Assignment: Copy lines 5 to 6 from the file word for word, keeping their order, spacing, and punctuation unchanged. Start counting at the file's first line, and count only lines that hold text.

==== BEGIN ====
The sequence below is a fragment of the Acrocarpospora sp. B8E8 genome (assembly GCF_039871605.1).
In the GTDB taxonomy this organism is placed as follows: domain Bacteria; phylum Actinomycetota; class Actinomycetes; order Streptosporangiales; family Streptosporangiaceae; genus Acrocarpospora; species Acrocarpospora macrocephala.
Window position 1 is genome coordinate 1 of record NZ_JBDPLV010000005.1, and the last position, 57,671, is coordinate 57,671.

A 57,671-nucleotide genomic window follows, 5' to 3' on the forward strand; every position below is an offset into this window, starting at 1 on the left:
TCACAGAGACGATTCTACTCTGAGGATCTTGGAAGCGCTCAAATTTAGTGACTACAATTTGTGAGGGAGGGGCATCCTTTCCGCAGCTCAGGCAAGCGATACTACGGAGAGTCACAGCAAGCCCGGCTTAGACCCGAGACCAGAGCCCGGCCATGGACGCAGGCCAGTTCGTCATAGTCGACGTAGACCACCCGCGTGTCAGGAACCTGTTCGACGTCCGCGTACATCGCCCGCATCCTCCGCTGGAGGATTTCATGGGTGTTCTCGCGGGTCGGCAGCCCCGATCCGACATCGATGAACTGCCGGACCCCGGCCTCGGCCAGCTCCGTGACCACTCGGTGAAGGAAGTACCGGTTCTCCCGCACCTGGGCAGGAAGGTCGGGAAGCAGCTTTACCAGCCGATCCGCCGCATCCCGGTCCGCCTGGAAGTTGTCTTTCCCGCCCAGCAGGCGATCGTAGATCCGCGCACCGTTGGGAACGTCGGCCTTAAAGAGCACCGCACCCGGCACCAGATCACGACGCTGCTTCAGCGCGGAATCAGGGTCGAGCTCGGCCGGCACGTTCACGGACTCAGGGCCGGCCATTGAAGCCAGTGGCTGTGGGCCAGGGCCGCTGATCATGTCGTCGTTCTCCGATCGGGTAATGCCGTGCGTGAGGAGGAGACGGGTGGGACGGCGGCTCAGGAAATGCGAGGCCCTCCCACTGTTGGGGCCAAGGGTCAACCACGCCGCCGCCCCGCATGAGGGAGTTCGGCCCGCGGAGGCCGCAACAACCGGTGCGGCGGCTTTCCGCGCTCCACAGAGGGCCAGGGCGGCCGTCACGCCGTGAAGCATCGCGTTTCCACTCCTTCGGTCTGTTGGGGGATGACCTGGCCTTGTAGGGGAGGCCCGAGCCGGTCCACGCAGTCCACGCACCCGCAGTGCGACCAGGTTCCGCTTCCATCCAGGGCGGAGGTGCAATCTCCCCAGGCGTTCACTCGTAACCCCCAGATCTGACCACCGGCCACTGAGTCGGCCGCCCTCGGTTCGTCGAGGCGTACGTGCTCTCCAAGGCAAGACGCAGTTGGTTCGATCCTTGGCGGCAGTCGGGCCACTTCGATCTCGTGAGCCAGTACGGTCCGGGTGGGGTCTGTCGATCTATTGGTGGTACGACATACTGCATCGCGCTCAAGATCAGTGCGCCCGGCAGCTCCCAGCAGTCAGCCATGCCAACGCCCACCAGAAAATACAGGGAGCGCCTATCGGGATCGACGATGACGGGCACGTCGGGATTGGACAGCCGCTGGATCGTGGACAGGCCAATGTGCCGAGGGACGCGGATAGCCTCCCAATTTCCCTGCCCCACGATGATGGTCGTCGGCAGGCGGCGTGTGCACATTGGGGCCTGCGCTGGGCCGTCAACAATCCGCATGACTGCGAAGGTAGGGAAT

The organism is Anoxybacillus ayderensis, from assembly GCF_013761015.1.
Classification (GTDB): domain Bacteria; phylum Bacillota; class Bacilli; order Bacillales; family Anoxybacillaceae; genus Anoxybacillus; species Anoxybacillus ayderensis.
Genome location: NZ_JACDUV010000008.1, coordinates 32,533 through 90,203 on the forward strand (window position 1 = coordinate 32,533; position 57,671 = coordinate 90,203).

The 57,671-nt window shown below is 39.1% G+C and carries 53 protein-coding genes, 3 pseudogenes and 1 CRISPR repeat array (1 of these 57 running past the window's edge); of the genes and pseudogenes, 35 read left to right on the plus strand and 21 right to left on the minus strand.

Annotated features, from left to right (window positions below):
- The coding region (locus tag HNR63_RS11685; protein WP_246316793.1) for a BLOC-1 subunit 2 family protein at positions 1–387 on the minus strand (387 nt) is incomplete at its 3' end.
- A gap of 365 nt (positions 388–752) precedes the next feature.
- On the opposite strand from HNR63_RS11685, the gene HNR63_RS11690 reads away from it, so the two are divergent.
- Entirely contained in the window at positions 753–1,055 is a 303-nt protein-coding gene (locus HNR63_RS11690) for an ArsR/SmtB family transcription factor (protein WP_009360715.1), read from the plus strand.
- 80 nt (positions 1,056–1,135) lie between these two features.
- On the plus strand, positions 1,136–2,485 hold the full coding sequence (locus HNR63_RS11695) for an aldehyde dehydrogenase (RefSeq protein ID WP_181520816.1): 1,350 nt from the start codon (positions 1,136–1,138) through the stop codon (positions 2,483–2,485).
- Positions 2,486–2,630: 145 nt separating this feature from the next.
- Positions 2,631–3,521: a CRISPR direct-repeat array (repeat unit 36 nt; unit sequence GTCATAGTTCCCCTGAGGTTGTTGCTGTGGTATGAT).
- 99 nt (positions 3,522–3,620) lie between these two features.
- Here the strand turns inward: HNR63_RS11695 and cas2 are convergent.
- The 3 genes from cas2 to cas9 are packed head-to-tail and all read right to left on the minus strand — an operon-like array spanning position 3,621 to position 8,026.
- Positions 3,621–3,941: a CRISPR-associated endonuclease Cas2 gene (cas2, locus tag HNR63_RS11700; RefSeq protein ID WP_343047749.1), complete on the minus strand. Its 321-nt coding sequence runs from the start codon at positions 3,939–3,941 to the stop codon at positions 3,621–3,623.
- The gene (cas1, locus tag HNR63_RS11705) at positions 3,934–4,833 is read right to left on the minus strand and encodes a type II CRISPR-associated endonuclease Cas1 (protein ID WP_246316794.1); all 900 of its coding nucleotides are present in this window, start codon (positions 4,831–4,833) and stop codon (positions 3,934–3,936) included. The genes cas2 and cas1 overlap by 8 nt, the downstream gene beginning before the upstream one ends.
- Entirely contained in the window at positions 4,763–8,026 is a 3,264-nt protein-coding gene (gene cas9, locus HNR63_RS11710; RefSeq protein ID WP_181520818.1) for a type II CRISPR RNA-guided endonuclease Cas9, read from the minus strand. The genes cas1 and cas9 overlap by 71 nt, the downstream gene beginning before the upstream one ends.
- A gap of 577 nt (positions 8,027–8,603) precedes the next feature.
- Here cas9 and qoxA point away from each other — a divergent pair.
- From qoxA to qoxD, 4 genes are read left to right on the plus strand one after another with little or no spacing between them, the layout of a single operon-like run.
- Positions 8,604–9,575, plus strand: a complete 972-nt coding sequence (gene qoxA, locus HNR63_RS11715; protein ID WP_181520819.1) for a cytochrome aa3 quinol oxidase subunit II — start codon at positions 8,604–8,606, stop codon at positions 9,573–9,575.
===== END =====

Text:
TCACAGAGACGATTCTACTCTGAGGATCTTGGAAGCGCTCAAATTTAGTGACTACAATTTGTGAGGGAGGGGCATCCTTTCCGCAGCTCAGGCAAGCGATACTACGGAGAGTCACAGCAAGCCCGGCTTAGACCCGAGACCAGAGCCCGGCCATGGACGCAGGCCAGTTCGTCATAGTCGACGTAGACCACCCGCGTGTCAGGAACCTGTTCGACGTCCGCGTACATCGCCCGCATCCTCCGCTGGAGGATTTCATGGGTGTTCTCGCGGGTCGGCAGCCCCGATCCGACATCGATGAACTGCCGGACCCCGGCCTCGGCCAGCTCCGTGACCACTCGGTGAAGGAAGTACCGGTTCTCCCGCACCTGGGCAGGAAGGTCGGGAAGCAGCTTTACCAGCCGATCCGCCGCATCCCGGTCCGCCTGGAAGTTGTCTTTCCCGCCCAGCAGGCGATCGTAGATCCGCGCACCGTTGGGAACGTCGGCCTTAAAGAGCACCGCACCCGGCACCAGATCACGACGCTGCTTCAGCGCGGAATCAGGGTCGAGCTCGGCCGGCACGTTCACGGACTCAGGGCCGGCCATTGAAGCCAGTGGCTGTGGGCCAGGGCCGCTGATCATGTCGTCGTTCTCCGATCGGGTAATGCCGTGCGTGAGGAGGAGACGGGTGGGACGGCGGCTCAGGAAATGCGAGGCCCTCCCACTGTTGGGGCCAAGGGTCAACCACGCCGCCGCCCCGCATGAGGGAGTTCGGCCCGCGGAGGCCGCAACAACCGGTGCGGCGGCTTTCCGCGCTCCACAGAGGGCCAGGGCGGCCGTCACGCCGTGAAGCATCGCGTTTCCACTCCTTCGGTCTGTTGGGGGATGACCTGGCCTTGTAGGGGAGGCCCGAGCCGGTCCACGCAGTCCACGCACCCGCAGTGCGACCAGGTTCCGCTTCCATCCAGGGCGGAGGTGCAATCTCCCCAGGCGTTCACTCGTAACCCCCAGATCTGACCACCGGCCACTGAGTCGGCCGCCCTCGGTTCGTCGAGGCGTACGTGCTCTCCAAGGCAAGACGCAGTTGGTTCGATCCTTGGCGGCAGTCGGGCCACTTCGATCTCGTGAGCCAGTACGGTCCGGGTGGGGTCTGTCGATCTATTGGTGGTACGACATACTGCATCGCGCTCAAGATCAGTGCGCCCGGCAGCTCCCAGCAGTCAGCCATGCCAACGCCCACCAGAAAATACAGGGAGCGCCTATCGGGATCGACGATGACGGGCACGTCGGGATTGGACAGCCGCTGGATCGTGGACAGGCCAATGTGCCGAGGGACGCGGATAGCCTCCCAATTTCCCTGCCCCACGATGATGGTCGTCGGCAGGCGGCGTGTGCACATTGGGGCCTGCGCTGGGCCGTCAACAATCCGCATGACTGCGAAGGTAGGGAAT

The organism is Anoxybacillus ayderensis, from assembly GCF_013761015.1.